High doses of vitamin D may have no benefits for endothelial function among obese teens, according to the results of a new small, open-label, prospective trial.
“Our study demonstrated that once monthly treatment with 100,000 IU of vitamin D3 over a period of 3 months did not have an effect on endothelial function in obese adolescents, despite a post-treatment increase in 25(OH)D [25-hydroxy vitamin D] levels,” stated researchers from the Department of Pediatric and Adolescent Medicine, Mayo Clinic, Rochester, MN, led by senior author Seema Kumar, MD, a pediatric endocrinologist.
Endothelial dysfunction is a marker for cardiovascular disease in teens and a risk factor for the development of diabetes.
Previous observational studies have noted links between vitamin D deficiency and a host of weight-related medical complications, including cardiovascular diseases and insulin resistance.
Researchers have postulated that vitamin D might exert protective effects on the vasculature through direct and indirect effects on renal and vascular cells, as well as on mediators of inflammation and oxidative stress and calcium metabolism.
There has been a suggestion of a link between vitamin D insufficiency and endothelial activation by elevated levels of soluble vascular adhesion molecule-1 in obese white children with 25(OH)D <50 nmol L-1.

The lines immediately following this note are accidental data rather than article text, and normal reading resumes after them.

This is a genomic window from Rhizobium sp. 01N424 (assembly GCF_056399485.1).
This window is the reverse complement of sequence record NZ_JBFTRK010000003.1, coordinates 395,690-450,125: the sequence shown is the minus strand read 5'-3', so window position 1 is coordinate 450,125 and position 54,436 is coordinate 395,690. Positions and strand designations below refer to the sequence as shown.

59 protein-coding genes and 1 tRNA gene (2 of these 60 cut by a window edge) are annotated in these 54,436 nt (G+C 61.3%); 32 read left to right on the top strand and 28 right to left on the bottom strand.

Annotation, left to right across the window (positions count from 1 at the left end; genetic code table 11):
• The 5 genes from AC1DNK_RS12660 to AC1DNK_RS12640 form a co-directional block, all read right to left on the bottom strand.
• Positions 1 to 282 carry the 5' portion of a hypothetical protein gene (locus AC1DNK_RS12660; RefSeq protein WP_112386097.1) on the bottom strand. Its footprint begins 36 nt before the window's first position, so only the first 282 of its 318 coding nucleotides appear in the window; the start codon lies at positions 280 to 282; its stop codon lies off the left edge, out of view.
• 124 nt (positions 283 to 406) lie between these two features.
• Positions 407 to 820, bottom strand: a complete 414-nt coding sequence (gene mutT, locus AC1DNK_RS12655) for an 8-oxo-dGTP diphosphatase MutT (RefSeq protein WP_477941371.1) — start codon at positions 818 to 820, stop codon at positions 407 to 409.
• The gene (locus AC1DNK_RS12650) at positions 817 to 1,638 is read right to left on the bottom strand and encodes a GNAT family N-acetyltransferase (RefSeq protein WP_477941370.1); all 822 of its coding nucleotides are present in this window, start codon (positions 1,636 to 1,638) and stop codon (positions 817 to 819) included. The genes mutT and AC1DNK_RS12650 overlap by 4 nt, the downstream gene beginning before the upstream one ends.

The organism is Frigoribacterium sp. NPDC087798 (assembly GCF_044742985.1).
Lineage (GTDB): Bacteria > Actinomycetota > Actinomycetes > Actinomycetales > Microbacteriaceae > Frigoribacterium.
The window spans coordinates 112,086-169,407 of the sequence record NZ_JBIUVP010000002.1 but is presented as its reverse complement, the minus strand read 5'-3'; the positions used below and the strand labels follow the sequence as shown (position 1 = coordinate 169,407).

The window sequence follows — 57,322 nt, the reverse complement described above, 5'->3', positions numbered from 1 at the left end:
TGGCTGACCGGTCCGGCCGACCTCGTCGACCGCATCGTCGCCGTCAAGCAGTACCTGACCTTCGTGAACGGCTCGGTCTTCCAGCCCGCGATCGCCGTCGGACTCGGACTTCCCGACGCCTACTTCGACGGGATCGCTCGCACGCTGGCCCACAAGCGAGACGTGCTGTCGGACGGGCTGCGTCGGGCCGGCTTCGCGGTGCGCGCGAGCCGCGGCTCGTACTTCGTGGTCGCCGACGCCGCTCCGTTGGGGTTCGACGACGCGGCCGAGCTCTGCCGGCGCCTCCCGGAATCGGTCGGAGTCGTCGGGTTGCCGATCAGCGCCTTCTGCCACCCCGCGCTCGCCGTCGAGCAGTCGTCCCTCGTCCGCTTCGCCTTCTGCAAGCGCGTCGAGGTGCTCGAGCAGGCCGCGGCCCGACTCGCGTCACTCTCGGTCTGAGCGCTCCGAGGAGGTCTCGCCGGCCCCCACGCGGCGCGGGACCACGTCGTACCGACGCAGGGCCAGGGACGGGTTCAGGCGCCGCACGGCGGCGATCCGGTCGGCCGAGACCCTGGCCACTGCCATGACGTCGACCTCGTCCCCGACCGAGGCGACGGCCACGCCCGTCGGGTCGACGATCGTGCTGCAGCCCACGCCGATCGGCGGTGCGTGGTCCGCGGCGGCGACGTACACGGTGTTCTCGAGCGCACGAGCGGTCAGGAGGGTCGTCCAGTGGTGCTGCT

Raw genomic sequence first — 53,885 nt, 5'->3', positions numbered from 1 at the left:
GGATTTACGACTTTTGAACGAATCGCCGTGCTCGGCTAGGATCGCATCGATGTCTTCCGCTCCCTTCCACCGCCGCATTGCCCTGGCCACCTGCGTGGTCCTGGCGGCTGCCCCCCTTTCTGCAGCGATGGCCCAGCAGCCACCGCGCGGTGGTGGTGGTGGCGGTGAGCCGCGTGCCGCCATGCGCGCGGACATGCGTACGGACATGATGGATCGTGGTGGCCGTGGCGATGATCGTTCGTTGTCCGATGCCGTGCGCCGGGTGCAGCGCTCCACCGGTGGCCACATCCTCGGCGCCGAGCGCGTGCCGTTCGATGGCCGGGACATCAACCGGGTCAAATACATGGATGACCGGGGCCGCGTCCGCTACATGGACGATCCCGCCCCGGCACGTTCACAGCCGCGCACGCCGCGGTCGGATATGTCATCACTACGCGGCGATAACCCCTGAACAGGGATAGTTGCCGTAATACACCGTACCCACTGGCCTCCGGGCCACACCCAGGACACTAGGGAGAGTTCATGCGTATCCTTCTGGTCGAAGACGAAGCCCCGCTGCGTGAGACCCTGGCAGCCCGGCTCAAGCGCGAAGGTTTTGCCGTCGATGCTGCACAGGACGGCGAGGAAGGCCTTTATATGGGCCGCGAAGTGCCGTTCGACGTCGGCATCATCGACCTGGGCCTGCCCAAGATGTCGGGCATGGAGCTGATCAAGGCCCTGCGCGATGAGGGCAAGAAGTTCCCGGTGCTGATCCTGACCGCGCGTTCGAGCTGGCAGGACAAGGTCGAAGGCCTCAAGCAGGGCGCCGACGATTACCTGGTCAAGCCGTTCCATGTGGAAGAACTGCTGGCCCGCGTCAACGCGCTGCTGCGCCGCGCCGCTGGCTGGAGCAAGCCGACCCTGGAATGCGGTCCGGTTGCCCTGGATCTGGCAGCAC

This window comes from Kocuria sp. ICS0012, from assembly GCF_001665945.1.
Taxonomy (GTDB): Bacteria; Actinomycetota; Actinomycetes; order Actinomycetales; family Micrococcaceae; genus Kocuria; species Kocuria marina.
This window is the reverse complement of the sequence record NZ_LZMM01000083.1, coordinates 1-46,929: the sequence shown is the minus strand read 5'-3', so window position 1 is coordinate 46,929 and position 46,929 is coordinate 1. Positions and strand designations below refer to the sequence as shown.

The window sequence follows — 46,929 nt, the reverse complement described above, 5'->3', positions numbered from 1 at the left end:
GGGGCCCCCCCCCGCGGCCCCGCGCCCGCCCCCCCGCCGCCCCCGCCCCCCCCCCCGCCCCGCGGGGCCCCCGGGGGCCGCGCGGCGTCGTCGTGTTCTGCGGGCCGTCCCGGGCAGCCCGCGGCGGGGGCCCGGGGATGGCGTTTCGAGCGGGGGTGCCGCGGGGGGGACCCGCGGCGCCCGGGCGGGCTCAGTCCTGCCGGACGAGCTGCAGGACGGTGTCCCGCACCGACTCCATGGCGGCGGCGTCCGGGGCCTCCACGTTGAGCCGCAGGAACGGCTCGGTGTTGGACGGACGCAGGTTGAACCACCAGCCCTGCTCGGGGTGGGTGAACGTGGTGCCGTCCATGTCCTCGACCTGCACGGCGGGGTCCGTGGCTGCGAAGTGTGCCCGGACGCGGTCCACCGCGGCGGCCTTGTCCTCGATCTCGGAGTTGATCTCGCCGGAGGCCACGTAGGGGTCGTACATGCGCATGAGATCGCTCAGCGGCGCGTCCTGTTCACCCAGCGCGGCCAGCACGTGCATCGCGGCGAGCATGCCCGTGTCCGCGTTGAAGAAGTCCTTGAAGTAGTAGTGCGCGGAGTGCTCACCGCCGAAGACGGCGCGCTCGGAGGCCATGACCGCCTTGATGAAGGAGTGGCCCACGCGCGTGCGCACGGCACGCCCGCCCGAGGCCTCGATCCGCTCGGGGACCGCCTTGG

Kumar and colleagues treated 19 obese adolescents, 13–18 years of age, with 25-hydroxy vitamin D 25(OH)D levels <75 nmol L−1 with 100,000 IU vitamin D3 orally once a month for 3 months. Endothelial function was assessed by flow-mediated dilatation (FMD) of the brachial artery at study entry and 1 month after the third dose of vitamin D3.
They also obtained biochemical parameters, including calcium, fasting lipids, glucose, insulin, and high-sensitivity C-reactive protein levels.
While mean 25(OH)D levels increased from 55.9 ± 12.2 to 86.9 ± 16.7 nmol L−1 there was no correlation between 25(OH)D levels and brachial artery FMD. “The brachial artery FMD percentage did not change significantly following vitamin D3 treatment,” they state.
After 3 months of having vitamin D boosted into the normal range with supplements, the teenagers showed no changes in body weight, body mass index, waistline, blood pressure, or blood flow.
The researchers said their findings of an increase in total cholesterol following treatment of adolescents with vitamin D was not particularly surprising, and are consistent with those seen reported in adults.
“Vitamin D receptors are found ubiquitously, including in adipose tissue, and 25(OH)D plays an important role in lipid metabolism via several mechanisms including induction of an increase in lipoprotein lipase activity, increased lipogenesis and lipolysis and enhanced intestinal calcium absorption, which could reduce the formation of calcium fatty soaps in the gut and increase the absorption of fat,” they state.
Obese adolescents are often a difficult group to treat, needing multiple and higher doses of vitamin D. The good news is the study found no evidence for hypercalcemia or hypercalciuria after once monthly vitamin D3 treatment.
The researchers acknowledge the study was limited by the small number of participants and its relatively short time frame, and they call for larger, placebo-controlled studies to examine the impact of vitamin D treatment in adolescents with vitamin D deficiency and established endothelial dysfunction.